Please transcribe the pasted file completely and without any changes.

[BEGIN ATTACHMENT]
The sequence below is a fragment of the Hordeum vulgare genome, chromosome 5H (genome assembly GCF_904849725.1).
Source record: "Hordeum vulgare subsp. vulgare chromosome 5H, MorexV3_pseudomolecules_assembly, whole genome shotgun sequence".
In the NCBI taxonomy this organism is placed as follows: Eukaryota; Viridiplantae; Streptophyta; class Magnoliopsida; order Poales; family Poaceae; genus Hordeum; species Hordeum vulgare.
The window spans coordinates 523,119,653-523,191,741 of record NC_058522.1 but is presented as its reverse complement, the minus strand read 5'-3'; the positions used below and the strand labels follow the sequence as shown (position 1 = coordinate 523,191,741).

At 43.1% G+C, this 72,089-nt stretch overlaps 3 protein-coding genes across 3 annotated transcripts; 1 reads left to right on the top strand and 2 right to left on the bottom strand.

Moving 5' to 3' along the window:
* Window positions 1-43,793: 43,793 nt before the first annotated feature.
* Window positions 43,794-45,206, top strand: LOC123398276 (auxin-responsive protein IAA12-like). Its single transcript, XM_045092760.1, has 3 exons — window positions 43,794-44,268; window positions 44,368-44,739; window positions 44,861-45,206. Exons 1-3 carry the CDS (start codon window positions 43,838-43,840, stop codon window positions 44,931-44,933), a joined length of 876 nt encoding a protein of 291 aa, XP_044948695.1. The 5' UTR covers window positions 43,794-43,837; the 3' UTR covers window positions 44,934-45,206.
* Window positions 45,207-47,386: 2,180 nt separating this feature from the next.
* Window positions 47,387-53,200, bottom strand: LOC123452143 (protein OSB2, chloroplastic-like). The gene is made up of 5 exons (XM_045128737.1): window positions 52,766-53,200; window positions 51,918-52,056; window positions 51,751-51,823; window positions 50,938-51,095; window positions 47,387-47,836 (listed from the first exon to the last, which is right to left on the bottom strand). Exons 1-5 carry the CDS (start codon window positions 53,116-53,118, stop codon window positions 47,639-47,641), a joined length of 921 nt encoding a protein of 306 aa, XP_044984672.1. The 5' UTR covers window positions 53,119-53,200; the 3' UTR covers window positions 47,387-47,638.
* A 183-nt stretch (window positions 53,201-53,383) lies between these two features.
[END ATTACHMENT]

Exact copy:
The sequence below is a fragment of the Hordeum vulgare genome, chromosome 5H (genome assembly GCF_904849725.1).
Source record: "Hordeum vulgare subsp. vulgare chromosome 5H, MorexV3_pseudomolecules_assembly, whole genome shotgun sequence".
In the NCBI taxonomy this organism is placed as follows: Eukaryota; Viridiplantae; Streptophyta; class Magnoliopsida; order Poales; family Poaceae; genus Hordeum; species Hordeum vulgare.
The window spans coordinates 523,119,653-523,191,741 of record NC_058522.1 but is presented as its reverse complement, the minus strand read 5'-3'; the positions used below and the strand labels follow the sequence as shown (position 1 = coordinate 523,191,741).

At 43.1% G+C, this 72,089-nt stretch overlaps 3 protein-coding genes across 3 annotated transcripts; 1 reads left to right on the top strand and 2 right to left on the bottom strand.

Moving 5' to 3' along the window:
* Window positions 1-43,793: 43,793 nt before the first annotated feature.
* Window positions 43,794-45,206, top strand: LOC123398276 (auxin-responsive protein IAA12-like). Its single transcript, XM_045092760.1, has 3 exons — window positions 43,794-44,268; window positions 44,368-44,739; window positions 44,861-45,206. Exons 1-3 carry the CDS (start codon window positions 43,838-43,840, stop codon window positions 44,931-44,933), a joined length of 876 nt encoding a protein of 291 aa, XP_044948695.1. The 5' UTR covers window positions 43,794-43,837; the 3' UTR covers window positions 44,934-45,206.
* Window positions 45,207-47,386: 2,180 nt separating this feature from the next.
* Window positions 47,387-53,200, bottom strand: LOC123452143 (protein OSB2, chloroplastic-like). The gene is made up of 5 exons (XM_045128737.1): window positions 52,766-53,200; window positions 51,918-52,056; window positions 51,751-51,823; window positions 50,938-51,095; window positions 47,387-47,836 (listed from the first exon to the last, which is right to left on the bottom strand). Exons 1-5 carry the CDS (start codon window positions 53,116-53,118, stop codon window positions 47,639-47,641), a joined length of 921 nt encoding a protein of 306 aa, XP_044984672.1. The 5' UTR covers window positions 53,119-53,200; the 3' UTR covers window positions 47,387-47,638.
* A 183-nt stretch (window positions 53,201-53,383) lies between these two features.